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"Door is on your left. Would you prefer to leave to the sound of whispered accusations, or quiet glaring?"

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"Since 1977, the FDA has not allowed men who have had sex with other men, even once, to donate blood," Dr. Matthew told us. "This was the result of the AIDS epidemic and the lack of knowledge and testing limitations. Well, now we've got a really good handle on HIV testing. Your chances of contracting HIV through transfusion is like one in two million." In others words, you have better odds of getting struck by lightning, and then discovering that the scar formed the shape of winning lottery numbers.

The ability to reliably test for HIV came about in 1985, and all blood donors are screened for it, so the FDA somewhat relaxed the rule prohibiting men who've had sex with men from donating ... in December 2015. "If [gay and bisexual men] haven't had sexual contact with a person at risk for HIV within the past year, they can donate."

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"FINE! But this counts as your social progression for next Christmas, too."

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Yep, monogamous, sexually active gay and bisexual men who use protection still can't donate, while heterosexuals who have nonstop nasty, unprotected sex can. This is despite the fact that modern tests only need a waiting period of 25 days after sex to detect signs of HIV, although that would still rule out any same-sex couples who weren't going through a bit of a rough patch. But to be fair, maybe the rules wouldn't be so strict if not for the fact that ...

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3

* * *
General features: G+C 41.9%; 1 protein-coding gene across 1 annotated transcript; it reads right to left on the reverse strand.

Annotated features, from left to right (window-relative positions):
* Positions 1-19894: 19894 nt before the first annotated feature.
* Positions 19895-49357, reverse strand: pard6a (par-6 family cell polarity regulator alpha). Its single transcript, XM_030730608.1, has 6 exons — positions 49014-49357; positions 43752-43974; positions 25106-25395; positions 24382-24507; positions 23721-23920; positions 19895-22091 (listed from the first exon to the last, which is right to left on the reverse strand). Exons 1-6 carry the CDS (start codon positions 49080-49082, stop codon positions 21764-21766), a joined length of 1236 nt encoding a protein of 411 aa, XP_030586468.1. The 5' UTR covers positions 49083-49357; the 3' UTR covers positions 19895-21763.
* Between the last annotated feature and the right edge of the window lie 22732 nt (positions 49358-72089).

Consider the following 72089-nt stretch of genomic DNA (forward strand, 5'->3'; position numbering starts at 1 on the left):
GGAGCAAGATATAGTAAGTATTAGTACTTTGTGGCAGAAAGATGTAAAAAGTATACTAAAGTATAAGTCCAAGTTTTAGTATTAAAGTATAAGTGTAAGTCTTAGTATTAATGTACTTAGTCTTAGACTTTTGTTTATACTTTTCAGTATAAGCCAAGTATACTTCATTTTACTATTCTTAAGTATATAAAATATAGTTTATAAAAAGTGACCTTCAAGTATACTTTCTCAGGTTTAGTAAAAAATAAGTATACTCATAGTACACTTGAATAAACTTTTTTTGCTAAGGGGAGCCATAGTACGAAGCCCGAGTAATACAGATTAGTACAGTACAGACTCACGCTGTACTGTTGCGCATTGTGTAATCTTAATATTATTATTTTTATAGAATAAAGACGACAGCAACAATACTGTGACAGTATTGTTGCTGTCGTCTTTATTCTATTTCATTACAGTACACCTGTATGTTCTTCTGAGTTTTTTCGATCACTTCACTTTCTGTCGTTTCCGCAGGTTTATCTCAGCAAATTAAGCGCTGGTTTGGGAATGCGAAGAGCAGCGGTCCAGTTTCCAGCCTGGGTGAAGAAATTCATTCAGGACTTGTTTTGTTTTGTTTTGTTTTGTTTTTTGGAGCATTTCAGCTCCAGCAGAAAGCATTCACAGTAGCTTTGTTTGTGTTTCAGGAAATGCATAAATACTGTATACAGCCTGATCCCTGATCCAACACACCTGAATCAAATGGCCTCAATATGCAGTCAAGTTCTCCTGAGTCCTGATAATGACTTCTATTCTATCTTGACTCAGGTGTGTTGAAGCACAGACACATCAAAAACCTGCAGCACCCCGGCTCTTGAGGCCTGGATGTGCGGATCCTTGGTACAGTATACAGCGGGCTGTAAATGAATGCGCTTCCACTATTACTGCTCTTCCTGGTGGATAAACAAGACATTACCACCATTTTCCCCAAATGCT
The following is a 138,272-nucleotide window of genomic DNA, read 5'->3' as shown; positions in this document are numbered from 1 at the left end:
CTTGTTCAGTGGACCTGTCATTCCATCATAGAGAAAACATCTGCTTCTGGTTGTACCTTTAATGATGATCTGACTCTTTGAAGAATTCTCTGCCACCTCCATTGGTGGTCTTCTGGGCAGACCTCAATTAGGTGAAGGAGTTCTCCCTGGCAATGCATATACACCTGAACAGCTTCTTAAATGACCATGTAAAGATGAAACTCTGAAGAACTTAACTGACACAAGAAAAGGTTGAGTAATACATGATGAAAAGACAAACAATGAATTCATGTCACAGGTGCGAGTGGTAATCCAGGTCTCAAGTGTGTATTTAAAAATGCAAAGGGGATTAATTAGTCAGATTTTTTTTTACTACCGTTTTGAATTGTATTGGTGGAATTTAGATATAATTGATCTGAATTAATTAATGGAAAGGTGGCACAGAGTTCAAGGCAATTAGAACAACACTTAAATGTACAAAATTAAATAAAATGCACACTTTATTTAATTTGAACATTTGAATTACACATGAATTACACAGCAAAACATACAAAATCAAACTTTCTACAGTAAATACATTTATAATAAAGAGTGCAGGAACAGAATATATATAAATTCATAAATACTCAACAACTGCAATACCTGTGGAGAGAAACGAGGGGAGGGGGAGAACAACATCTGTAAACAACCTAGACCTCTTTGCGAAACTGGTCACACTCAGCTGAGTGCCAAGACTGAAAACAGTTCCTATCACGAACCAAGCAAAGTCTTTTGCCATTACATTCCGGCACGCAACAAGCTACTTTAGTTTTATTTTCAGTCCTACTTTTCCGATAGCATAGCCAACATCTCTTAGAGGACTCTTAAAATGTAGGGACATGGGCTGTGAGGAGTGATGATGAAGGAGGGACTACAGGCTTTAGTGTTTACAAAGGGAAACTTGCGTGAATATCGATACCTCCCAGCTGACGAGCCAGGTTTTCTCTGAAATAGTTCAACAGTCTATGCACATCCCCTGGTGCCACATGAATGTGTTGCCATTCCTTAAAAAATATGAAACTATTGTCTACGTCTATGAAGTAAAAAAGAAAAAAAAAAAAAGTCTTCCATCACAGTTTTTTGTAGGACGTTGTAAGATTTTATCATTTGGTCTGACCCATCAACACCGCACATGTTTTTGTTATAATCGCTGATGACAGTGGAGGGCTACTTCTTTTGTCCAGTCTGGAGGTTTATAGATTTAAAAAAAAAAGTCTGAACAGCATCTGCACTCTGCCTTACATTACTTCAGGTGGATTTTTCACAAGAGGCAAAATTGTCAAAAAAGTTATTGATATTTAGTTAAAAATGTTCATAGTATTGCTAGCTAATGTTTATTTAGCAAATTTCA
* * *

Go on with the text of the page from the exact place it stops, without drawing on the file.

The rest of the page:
Blood Donors Constantly Lie About Their Health

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As hard as it is to get people to donate blood (more on that in a moment), why in the hell would people try to scam their way into giving, knowing that infected blood is useless at best and could kill somebody at worst?

"For me, the most common reason was to take advantage of a promotion," Dr. Matthew said. "We'd have people who absolutely knew they had hepatitis B or C donate because they wanted a Chick-Fil-A or Walmart gift card. They lie, donate, get their gift, and never come back again." Then there are people who use blood donation as a chance to get a free screening of their own health. "I once had a lady who had already been diagnosed with HIV donate blood and lie, just to see if her test still came back positive -- as if it would have magically become negative."

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You'd think if that had any possibility of happening, they'd advertise it on the sign.

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Dr. Matthew also encountered a bizarre example of peer pressure. "I had a high school donor fake parental consent so she could donate with friends. She had a seizure during the donation and had to be hospitalized. She had a disorder that she didn't reveal during screening, but she donated because she wanted to be with her friends." Remember, kids, if your friends only like you when you're donating blood, they're not really your friends.

Our other source, Ann, also deals with this kind of nonsense. "One of my responsibilities is to process recalls on blood. The majority of them are from donors who, at their last donation, suddenly 'remembered' they had previously engaged in behavior or had a disease that would preclude them from donating. Then all products they've donated need to be recalled."

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"I've never thought this was a big deal before, but to be safe, how big an issue is leprosy for you guys?"

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This is a problem, because as you've heard in thousands of PSAs, hospitals aren't exactly swimming in blood. In fact ...

2
Hospitals Can Totally Run Out Of Blood

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You've probably had Red Cross blood drives where you work, and seen posters or ads for them everywhere else. There's even a World Blood Donor Day, although it hasn't gained much traction, because blood donation carols aren't terribly catchy. Yet less than 10 percent of eligible donors give blood, even when it's an excuse to get out of work for a bit. That means that on the back end, shortages can become fatal.